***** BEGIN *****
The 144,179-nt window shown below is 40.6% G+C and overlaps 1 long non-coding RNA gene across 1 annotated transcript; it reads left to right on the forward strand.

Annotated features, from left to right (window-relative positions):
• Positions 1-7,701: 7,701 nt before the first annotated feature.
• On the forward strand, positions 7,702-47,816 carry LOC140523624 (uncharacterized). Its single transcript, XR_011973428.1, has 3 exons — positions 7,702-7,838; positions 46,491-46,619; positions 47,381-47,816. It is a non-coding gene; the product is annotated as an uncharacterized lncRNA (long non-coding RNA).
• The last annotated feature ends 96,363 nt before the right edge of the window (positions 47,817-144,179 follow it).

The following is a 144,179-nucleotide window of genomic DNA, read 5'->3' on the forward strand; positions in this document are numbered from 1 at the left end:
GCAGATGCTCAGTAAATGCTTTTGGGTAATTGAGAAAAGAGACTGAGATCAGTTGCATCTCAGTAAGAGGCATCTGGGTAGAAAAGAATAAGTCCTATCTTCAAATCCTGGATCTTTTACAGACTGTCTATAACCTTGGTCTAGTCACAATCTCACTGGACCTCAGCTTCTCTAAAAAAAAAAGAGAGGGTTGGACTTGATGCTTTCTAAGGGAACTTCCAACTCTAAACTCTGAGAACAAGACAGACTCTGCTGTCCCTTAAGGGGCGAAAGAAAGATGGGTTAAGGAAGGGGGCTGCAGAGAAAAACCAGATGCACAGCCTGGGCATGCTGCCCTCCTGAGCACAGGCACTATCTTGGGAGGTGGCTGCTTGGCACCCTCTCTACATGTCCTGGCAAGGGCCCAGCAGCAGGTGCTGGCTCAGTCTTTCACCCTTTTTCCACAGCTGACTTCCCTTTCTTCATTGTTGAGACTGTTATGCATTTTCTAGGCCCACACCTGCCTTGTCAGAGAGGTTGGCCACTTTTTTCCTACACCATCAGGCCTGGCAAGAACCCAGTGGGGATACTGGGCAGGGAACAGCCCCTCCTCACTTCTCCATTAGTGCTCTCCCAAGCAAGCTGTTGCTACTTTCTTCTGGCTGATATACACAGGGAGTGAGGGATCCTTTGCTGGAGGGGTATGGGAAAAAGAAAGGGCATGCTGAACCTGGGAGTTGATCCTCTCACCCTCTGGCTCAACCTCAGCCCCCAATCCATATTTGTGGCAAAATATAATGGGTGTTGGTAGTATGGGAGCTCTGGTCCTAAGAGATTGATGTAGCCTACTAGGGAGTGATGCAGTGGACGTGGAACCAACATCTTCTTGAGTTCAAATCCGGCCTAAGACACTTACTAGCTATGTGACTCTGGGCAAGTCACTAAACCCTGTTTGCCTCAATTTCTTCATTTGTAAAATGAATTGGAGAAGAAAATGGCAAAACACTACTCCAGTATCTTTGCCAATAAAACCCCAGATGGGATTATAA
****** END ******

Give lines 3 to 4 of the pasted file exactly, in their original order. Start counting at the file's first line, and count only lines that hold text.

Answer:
• Positions 1-7,701: 7,701 nt before the first annotated feature.
• On the forward strand, positions 7,702-47,816 carry LOC140523624 (uncharacterized). Its single transcript, XR_011973428.1, has 3 exons — positions 7,702-7,838; positions 46,491-46,619; positions 47,381-47,816. It is a non-coding gene; the product is annotated as an uncharacterized lncRNA (long non-coding RNA).